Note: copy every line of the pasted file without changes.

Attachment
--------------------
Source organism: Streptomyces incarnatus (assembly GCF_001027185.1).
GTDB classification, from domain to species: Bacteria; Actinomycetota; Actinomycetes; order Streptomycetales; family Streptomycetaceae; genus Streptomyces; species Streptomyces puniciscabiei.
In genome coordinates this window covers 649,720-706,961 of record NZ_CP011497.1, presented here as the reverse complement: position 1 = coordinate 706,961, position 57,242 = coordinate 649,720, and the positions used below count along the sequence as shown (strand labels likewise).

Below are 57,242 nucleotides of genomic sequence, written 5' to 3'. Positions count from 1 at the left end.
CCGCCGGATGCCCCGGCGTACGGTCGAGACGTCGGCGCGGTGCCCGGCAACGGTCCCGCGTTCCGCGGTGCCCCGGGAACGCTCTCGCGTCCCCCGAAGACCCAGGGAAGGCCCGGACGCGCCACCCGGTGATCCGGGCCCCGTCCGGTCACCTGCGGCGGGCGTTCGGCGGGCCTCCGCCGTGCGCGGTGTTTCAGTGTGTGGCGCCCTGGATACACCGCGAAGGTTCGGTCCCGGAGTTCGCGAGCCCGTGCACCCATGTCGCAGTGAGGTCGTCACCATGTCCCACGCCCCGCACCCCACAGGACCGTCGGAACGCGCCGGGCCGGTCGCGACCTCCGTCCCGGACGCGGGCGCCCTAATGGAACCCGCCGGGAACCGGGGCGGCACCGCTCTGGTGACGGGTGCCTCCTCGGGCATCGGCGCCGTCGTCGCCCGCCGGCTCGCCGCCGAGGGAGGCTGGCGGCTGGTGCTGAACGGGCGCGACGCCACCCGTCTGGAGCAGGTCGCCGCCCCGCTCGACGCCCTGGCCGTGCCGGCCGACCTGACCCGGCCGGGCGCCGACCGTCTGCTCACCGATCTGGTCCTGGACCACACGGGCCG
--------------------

Source organism: Streptomyces incarnatus (assembly GCF_001027185.1).
GTDB classification, from domain to species: Bacteria; Actinomycetota; Actinomycetes; order Streptomycetales; family Streptomycetaceae; genus Streptomyces; species Streptomyces puniciscabiei.
In genome coordinates this window covers 649,720-706,961 of record NZ_CP011497.1, presented here as the reverse complement: position 1 = coordinate 706,961, position 57,242 = coordinate 649,720, and the positions used below count along the sequence as shown (strand labels likewise).

Below are 57,242 nucleotides of genomic sequence, written 5' to 3'. Positions count from 1 at the left end.
CCGCCGGATGCCCCGGCGTACGGTCGAGACGTCGGCGCGGTGCCCGGCAACGGTCCCGCGTTCCGCGGTGCCCCGGGAACGCTCTCGCGTCCCCCGAAGACCCAGGGAAGGCCCGGACGCGCCACCCGGTGATCCGGGCCCCGTCCGGTCACCTGCGGCGGGCGTTCGGCGGGCCTCCGCCGTGCGCGGTGTTTCAGTGTGTGGCGCCCTGGATACACCGCGAAGGTTCGGTCCCGGAGTTCGCGAGCCCGTGCACCCATGTCGCAGTGAGGTCGTCACCATGTCCCACGCCCCGCACCCCACAGGACCGTCGGAACGCGCCGGGCCGGTCGCGACCTCCGTCCCGGACGCGGGCGCCCTAATGGAACCCGCCGGGAACCGGGGCGGCACCGCTCTGGTGACGGGTGCCTCCTCGGGCATCGGCGCCGTCGTCGCCCGCCGGCTCGCCGCCGAGGGAGGCTGGCGGCTGGTGCTGAACGGGCGCGACGCCACCCGTCTGGAGCAGGTCGCCGCCCCGCTCGACGCCCTGGCCGTGCCGGCCGACCTGACCCGGCCGGGCGCCGACCGTCTGCTCACCGATCTGGTCCTGGACCACACGGGCCG